Immokalee Foundation students answer the call for public safety in SWFL

Posted 8/16/22

Three postsecondary Immokalee Foundation students, along with students from Lorenzo Walker Technical College, recently graduated from the CCSO's Public Safety Career Academy.

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Immokalee Foundation students answer the call for public safety in SWFL

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IMMOKALEE —Three postsecondary Immokalee Foundation students, along with students from Lorenzo Walker Technical College, recently graduated from the CCSO's Public Safety Career Academy.

"Our community and nation are struggling from a shortage of emergency dispatchers at levels not seen in recent memory, placing the lives of our residents at risk," said Noemi Y. Perez, President and CEO of The Immokalee Foundation. "This summer, three service-driven Immokalee Foundation students participated in the Public Safety Career Academy to help solve this problem. This exceptional program represents an innovative step in addressing the critical shortage of 911 call takers and dispatchers in Southwest Florida."

Launched in August of 2021, the Academy is part of the curriculum offered by The Immokalee Foundation's Education & Human Services Pathway—one of four pathways that comprise the innovative Career Pathways Program, which helps prepare students for in-demand, professional careers in Southwest Florida.

"We are extremely proud of this partnership and the benefits it provides to our agency, our community and the participating students," said Sheriff Kevin Rambosk. "Everybody wins when students receive the training that allows them to pursue a rewarding career serving their community."

Students completing the CCSO academy have completed the 232 hours of training required to take the exam to become state certified as a public safety telecommunicator in Florida. They will also begin the application and hiring process at CCSO with the goal of being ready to start on-the-job training as a full-time dispatcher.

This is the second year that The Immokalee Foundation has participated in this program, having partnered with CCSO for the pilot program last year.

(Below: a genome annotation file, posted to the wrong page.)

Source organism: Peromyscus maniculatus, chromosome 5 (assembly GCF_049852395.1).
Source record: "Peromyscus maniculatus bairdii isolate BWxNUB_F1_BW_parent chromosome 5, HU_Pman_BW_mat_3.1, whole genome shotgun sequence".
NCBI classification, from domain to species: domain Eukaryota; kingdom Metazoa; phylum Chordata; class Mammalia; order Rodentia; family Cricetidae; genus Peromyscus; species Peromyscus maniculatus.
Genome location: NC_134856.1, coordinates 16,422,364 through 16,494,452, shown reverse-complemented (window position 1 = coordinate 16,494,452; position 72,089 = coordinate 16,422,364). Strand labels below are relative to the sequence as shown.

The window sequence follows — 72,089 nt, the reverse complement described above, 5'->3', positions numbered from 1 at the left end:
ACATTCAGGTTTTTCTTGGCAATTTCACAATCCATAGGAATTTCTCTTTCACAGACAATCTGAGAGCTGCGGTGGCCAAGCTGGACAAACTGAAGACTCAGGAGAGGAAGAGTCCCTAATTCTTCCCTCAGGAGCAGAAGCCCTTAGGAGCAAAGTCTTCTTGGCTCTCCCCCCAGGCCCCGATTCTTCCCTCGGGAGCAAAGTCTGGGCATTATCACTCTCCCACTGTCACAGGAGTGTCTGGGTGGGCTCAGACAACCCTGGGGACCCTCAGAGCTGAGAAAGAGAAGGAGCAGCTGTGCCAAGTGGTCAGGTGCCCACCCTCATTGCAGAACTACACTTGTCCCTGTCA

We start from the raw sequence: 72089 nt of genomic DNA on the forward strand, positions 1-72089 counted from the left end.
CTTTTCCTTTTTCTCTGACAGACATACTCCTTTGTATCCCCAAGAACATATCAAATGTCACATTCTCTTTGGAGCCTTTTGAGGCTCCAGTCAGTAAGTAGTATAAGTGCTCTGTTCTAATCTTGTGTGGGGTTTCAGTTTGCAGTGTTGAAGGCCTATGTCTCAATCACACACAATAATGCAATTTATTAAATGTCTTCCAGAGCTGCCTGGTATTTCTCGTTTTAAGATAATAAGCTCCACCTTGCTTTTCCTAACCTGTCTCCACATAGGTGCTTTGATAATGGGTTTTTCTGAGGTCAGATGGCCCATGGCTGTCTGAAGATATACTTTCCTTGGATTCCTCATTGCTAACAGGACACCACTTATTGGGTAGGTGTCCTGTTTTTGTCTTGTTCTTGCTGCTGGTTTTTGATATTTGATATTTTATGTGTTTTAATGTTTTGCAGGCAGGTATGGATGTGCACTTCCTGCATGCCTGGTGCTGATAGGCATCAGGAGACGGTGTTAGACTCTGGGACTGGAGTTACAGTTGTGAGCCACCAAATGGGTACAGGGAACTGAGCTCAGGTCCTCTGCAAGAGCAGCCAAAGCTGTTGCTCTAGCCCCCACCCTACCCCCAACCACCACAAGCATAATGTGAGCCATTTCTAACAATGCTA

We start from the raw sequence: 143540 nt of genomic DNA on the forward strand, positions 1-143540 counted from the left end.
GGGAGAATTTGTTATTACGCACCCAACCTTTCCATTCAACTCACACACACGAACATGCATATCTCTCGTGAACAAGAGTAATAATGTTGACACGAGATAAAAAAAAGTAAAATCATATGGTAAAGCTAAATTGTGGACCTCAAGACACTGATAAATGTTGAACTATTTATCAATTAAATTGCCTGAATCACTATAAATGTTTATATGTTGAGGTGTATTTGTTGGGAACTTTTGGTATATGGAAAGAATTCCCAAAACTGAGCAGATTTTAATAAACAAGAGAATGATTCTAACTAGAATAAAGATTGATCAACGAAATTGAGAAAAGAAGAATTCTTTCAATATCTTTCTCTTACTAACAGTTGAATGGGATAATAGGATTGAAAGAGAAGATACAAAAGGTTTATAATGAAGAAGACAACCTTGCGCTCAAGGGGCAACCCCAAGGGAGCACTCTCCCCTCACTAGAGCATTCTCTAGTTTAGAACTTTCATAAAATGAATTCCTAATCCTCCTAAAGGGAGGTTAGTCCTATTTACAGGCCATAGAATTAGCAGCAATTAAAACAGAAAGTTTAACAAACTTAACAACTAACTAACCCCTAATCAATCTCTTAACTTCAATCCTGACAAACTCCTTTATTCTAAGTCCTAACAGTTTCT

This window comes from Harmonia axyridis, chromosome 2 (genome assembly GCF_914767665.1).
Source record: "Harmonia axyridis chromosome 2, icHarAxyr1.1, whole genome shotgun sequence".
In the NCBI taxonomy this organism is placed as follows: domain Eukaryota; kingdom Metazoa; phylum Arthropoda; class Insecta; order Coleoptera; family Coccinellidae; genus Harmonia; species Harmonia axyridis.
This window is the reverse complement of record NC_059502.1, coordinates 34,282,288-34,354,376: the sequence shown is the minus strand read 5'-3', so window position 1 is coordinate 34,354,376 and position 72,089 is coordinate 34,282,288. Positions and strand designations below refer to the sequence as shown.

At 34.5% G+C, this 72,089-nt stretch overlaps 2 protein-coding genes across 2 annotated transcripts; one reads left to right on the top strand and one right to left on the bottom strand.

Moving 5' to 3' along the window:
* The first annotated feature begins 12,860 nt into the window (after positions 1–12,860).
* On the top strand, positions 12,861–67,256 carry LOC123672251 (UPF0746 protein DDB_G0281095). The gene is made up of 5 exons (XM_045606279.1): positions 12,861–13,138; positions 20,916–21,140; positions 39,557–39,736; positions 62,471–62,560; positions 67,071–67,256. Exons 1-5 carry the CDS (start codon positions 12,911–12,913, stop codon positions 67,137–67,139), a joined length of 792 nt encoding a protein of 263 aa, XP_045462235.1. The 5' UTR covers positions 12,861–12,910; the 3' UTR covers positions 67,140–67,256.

"Graduating felt surreal," said Immokalee Foundation student Jose Navarro. "I still remember the first day and how I thought I may not learn all the curriculum in time. It's truly a whole other language in itself."

"I am eager to start working and gain experience in an important area of service," added Immokalee Foundation student Mariceliah Cruz. "Dispatchers are extremely important to the community because they are the very first contact in an emergency incident. With hundreds of calls coming through each day, not having enough dispatchers can make it more difficult for emergency personnel like police, firefighters, or paramedics to meet the necessary response time for emergencies in our local area."

An Immokalee native, Perez understands the transformative power of these types of opportunities for students. "These young men and women are now prepared to embark on a career that will change their lives—and the lives of countless people in Southwest Florida who may depend on their expert care and guidance. I am proud to partner with Collier County Sherriff's Office and celebrate our students who help answer the call for residents at their most critical time of need." 

About The Immokalee Foundation

For more than 30 years, The Immokalee Foundation has been preparing the next generation of leaders through a 100% focus on education, career readiness, and professional development for students in Immokalee—from kindergarten to postsecondary education. The Immokalee Foundation offers new pathways to success and financial independence through robust programming that prepares students for well-paying, in-demand professional careers in Business Management & Entrepreneurship, Education & Human Services, Engineering & Construction Management and Healthcare. For additional information, call 239-430-9122 or visit immokaleefoundation.org

Immokalee Foundation

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